“He (Hubka) said, ‘Right now, you don’t have a career here (in Alberta), you don’t have a long-term girlfriend or wife, you don’t have bills to pay, you don’t have a house,’” the utilityman remembered. “He’s like, ‘Worst-case scenario, you go over there, you absolutely hate it, get on a train, go to Italy, travel a little bit, enjoy your summer, then come home.’”
Moon remembers walking out of Hubka’s office believing he was “absolutely right” and that there was no reason not to get on the next flight out to Germany.
MEMORIES FOR A LIFETIME
While the on-field experience in his first summer abroad wasn’t all that he thought it would be, Moon says it opened up another door for him.
He says it was there where he was noticed by someone from Australia, who gave him an offer to head there that winter.
“I’d never really been a huge travel bug before then, but Australia is one place I always wanted to go,” Moon said. “When I got that opportunity, I wasn’t going to miss that one and I’m really glad I did that.”
It opened up the doors for him to play in both Austria and Sweden, and he has tried to soak in as many of the moments – both good and bad – when he steps onto a new field.
Off the field, Moon has been able to play the part of tourist when the baseball schedule lightens up and he’s taking full advantage of it.
He says one of the most beautiful places he’s ever been is Slovenia, adding he has numerous stories to tell from every trip he’s taken.
Every new country Moon visits brings a new experience and new memories, something he has really come to appreciate as he gets older.
COACHING THE FUTURE STARS
While he hopes to play baseball for as long as he can, Moon has also been actively planning for his next steps in the game.
Over the last couple of years, he’s been able to dive into a new passion: coaching.
Moon coached at Neutral Hills Baseball Academy for a year, and then when he started playing in Sweden, he started working with their U19 program.
It’s opened his eyes to how new the game of baseball is to many young people in Sweden, as he says the team has a couple of athletes who could make the jump to U.S. college programs and a couple of athletes who have almost never seen a baseball before.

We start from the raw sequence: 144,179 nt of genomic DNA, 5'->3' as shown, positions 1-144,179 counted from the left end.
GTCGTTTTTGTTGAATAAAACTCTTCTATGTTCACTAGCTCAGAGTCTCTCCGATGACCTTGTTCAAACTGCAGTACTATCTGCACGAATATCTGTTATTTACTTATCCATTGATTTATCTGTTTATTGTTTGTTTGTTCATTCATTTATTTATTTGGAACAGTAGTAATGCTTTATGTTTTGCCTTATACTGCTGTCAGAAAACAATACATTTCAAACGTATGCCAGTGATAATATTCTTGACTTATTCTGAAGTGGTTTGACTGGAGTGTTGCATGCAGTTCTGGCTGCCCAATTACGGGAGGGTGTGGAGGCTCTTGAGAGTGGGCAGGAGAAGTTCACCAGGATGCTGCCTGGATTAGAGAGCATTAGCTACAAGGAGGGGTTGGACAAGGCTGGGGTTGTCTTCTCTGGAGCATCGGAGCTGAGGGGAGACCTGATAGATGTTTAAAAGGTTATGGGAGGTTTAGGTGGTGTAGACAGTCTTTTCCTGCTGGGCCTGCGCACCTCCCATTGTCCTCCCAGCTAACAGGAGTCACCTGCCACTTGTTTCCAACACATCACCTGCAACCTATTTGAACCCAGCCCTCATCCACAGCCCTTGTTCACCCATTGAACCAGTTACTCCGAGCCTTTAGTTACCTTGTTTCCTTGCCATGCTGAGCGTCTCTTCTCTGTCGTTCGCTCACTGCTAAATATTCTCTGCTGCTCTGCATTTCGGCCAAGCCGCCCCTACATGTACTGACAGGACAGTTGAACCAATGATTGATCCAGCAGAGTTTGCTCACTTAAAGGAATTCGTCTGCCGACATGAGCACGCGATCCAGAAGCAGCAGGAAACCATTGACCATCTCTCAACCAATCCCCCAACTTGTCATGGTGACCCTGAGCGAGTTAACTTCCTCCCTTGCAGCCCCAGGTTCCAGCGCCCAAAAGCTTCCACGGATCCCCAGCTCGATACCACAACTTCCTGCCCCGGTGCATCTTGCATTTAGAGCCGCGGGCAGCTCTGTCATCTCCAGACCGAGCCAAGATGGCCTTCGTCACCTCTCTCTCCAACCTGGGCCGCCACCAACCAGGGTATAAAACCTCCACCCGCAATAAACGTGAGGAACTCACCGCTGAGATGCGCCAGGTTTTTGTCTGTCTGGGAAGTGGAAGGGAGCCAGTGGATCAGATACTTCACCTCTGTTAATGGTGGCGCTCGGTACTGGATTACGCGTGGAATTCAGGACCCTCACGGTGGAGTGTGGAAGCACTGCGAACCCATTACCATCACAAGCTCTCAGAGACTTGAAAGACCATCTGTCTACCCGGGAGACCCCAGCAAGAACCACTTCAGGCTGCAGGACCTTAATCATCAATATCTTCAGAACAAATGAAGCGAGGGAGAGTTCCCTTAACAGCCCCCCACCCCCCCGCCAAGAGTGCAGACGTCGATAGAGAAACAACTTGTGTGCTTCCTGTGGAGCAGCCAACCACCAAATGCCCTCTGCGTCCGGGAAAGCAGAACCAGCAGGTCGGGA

It’s a culture shock, but it also allows Moon to get back to the fundamentals of baseball and have some fun with the game in a new way.
“I’ve really enjoyed those experiences and they’re starting to get me excited just as much as playing,” he said. “So I think pursuing coaching is in the near-future.”
Like any offseason though, Moon is going through his usual routine of taking some time off, evaluating how the season went, and determining what opportunities might lie ahead.
He says the Monarchs are in a position to play for a European championship in 2024, and he would like to experience that.
And while he doesn’t have any places on a bucket-list to travel or play in, Moon does say he’s had some conversations about heading to New Zealand at some point.
He admits it doesn’t take long for him to get stir-crazy sitting in one spot for too long, so he’s always open to options, especially for as long as baseball is willing to give him the opportunity.
“It’s kind of crazy to think about it – but I don’t know if I ever would have been here without baseball,” Moon smiles. “I probably wouldn’t have even ended up going to Europe and checking things out just as a traveler.”
No matter the next step along his baseball journey, adventure certainly awaits.